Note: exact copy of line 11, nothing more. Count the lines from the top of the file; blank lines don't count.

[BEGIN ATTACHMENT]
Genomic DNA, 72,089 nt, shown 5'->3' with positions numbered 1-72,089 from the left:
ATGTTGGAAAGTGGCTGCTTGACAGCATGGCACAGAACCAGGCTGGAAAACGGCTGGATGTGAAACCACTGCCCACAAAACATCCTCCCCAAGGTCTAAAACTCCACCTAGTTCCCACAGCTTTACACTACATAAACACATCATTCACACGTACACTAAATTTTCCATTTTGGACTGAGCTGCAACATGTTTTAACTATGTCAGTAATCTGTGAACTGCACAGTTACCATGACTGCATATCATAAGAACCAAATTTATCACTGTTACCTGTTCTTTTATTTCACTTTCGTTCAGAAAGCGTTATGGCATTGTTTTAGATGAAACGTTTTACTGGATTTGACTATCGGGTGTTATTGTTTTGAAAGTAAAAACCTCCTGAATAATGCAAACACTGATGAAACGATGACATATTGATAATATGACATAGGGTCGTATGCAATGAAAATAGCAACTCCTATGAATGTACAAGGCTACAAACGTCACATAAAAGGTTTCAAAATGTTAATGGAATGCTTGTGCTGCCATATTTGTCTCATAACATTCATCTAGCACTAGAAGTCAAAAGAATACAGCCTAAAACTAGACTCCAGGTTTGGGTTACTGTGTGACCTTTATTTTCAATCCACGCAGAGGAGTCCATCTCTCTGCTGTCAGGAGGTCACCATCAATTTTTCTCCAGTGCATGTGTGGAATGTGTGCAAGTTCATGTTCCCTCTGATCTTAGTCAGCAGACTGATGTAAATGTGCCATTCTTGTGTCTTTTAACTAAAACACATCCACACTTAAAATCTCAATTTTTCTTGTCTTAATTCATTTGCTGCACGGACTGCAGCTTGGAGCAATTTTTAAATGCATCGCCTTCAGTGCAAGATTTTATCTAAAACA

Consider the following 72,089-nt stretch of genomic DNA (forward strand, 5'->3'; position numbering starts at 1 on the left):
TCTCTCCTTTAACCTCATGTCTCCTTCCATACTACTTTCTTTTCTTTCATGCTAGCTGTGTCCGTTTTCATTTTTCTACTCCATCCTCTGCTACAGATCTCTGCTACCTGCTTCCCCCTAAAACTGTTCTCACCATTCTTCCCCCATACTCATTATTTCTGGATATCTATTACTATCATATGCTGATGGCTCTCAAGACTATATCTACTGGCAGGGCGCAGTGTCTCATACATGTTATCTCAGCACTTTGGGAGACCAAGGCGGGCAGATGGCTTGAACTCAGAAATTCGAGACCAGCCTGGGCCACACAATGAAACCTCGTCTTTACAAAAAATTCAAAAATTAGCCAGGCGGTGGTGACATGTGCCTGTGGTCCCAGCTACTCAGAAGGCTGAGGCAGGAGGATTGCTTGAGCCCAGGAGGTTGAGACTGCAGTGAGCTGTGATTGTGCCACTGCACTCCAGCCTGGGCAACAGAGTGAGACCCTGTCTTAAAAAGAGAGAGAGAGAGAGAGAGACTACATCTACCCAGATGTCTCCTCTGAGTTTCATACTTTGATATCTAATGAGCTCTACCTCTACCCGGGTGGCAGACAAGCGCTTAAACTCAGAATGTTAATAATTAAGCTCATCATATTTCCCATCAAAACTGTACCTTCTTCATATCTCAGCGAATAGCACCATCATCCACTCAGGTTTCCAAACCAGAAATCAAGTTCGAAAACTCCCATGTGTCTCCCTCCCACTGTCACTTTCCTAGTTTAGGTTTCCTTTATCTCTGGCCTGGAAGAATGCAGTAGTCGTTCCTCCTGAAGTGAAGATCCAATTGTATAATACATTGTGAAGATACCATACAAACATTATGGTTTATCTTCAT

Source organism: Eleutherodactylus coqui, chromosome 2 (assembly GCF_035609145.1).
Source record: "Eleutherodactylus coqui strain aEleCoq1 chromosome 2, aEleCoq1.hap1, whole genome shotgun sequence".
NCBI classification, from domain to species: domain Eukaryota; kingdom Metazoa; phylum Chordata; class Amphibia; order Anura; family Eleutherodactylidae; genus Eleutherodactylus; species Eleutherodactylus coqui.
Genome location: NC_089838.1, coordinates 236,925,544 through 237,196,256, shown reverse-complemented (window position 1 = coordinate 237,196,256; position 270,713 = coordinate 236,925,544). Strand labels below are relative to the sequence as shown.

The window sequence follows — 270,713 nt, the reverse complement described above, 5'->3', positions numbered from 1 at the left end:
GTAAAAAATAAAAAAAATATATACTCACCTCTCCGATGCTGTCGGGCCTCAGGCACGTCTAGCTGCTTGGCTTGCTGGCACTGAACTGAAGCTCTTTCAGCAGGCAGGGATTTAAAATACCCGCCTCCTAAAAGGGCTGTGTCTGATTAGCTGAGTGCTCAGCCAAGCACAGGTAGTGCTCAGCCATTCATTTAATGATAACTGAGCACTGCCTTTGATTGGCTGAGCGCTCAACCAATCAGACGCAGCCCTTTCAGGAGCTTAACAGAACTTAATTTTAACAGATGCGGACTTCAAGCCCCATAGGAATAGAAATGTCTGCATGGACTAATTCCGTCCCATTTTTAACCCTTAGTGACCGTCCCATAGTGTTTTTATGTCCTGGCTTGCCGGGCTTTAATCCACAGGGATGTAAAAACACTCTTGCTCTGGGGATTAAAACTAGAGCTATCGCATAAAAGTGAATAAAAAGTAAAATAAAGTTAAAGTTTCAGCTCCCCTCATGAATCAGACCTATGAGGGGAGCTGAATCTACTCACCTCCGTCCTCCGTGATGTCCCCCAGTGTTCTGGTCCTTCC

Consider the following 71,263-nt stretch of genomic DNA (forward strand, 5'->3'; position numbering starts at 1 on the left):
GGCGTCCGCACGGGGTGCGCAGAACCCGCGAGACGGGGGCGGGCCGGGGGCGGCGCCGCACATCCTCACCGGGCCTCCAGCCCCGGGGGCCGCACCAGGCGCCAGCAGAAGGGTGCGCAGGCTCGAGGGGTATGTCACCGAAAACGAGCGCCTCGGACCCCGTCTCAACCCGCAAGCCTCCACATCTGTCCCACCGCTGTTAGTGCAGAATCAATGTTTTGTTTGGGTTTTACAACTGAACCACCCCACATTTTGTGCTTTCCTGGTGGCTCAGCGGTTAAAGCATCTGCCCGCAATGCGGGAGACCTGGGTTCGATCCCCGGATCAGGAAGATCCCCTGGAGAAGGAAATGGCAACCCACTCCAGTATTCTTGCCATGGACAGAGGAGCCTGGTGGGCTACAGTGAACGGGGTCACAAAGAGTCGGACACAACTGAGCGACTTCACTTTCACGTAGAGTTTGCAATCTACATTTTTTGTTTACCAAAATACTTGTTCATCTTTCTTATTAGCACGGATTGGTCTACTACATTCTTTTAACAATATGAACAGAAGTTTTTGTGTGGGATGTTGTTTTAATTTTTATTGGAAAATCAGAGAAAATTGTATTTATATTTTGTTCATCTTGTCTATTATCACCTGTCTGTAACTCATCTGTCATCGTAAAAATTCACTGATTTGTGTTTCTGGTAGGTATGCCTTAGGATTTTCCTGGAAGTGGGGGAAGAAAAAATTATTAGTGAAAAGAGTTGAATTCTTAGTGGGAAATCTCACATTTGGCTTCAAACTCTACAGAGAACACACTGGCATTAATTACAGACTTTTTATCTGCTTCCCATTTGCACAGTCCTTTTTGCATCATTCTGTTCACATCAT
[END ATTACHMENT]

Consider the following 71,263-nt stretch of genomic DNA (forward strand, 5'->3'; position numbering starts at 1 on the left):